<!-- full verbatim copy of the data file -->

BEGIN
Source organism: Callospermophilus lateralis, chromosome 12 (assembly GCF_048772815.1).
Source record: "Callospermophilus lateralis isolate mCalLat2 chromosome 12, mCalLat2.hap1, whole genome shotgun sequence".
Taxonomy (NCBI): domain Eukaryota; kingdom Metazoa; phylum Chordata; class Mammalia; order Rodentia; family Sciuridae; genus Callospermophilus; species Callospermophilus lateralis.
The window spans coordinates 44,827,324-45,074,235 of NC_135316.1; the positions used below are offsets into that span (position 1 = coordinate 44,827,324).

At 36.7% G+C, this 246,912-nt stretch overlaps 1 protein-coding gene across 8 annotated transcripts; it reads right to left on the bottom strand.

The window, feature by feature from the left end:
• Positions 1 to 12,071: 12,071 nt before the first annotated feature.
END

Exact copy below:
Source organism: Callospermophilus lateralis, chromosome 12 (assembly GCF_048772815.1).
Source record: "Callospermophilus lateralis isolate mCalLat2 chromosome 12, mCalLat2.hap1, whole genome shotgun sequence".
Taxonomy (NCBI): domain Eukaryota; kingdom Metazoa; phylum Chordata; class Mammalia; order Rodentia; family Sciuridae; genus Callospermophilus; species Callospermophilus lateralis.
The window spans coordinates 44,827,324-45,074,235 of NC_135316.1; the positions used below are offsets into that span (position 1 = coordinate 44,827,324).

At 36.7% G+C, this 246,912-nt stretch overlaps 1 protein-coding gene across 8 annotated transcripts; it reads right to left on the bottom strand.

The window, feature by feature from the left end:
• Positions 1 to 12,071: 12,071 nt before the first annotated feature.